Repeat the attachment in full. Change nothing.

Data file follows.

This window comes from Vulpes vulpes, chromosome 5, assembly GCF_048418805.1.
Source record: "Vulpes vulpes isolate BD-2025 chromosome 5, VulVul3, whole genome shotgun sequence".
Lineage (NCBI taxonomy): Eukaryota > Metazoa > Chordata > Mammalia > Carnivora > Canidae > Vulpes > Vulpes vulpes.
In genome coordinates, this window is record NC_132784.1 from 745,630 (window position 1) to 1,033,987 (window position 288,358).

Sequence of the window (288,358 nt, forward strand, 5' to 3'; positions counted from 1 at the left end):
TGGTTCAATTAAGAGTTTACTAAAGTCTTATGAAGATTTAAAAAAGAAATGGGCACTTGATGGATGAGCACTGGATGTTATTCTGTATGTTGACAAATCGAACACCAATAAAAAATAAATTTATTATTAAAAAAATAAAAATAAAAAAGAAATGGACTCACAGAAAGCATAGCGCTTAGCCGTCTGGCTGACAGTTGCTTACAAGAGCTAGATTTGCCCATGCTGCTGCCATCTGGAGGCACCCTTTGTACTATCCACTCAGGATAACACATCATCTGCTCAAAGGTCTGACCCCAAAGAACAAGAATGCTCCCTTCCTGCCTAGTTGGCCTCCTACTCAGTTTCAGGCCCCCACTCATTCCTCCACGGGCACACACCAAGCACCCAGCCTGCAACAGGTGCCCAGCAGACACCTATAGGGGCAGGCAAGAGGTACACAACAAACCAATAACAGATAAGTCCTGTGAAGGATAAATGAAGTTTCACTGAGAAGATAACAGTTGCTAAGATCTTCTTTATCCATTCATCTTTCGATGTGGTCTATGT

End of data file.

This window comes from Vulpes vulpes, chromosome 5, assembly GCF_048418805.1.
Source record: "Vulpes vulpes isolate BD-2025 chromosome 5, VulVul3, whole genome shotgun sequence".
Lineage (NCBI taxonomy): Eukaryota > Metazoa > Chordata > Mammalia > Carnivora > Canidae > Vulpes > Vulpes vulpes.
In genome coordinates, this window is record NC_132784.1 from 745,630 (window position 1) to 1,033,987 (window position 288,358).

Sequence of the window (288,358 nt, forward strand, 5' to 3'; positions counted from 1 at the left end):
TGGTTCAATTAAGAGTTTACTAAAGTCTTATGAAGATTTAAAAAAGAAATGGGCACTTGATGGATGAGCACTGGATGTTATTCTGTATGTTGACAAATCGAACACCAATAAAAAATAAATTTATTATTAAAAAAATAAAAATAAAAAAGAAATGGACTCACAGAAAGCATAGCGCTTAGCCGTCTGGCTGACAGTTGCTTACAAGAGCTAGATTTGCCCATGCTGCTGCCATCTGGAGGCACCCTTTGTACTATCCACTCAGGATAACACATCATCTGCTCAAAGGTCTGACCCCAAAGAACAAGAATGCTCCCTTCCTGCCTAGTTGGCCTCCTACTCAGTTTCAGGCCCCCACTCATTCCTCCACGGGCACACACCAAGCACCCAGCCTGCAACAGGTGCCCAGCAGACACCTATAGGGGCAGGCAAGAGGTACACAACAAACCAATAACAGATAAGTCCTGTGAAGGATAAATGAAGTTTCACTGAGAAGATAACAGTTGCTAAGATCTTCTTTATCCATTCATCTTTCGATGTGGTCTATGT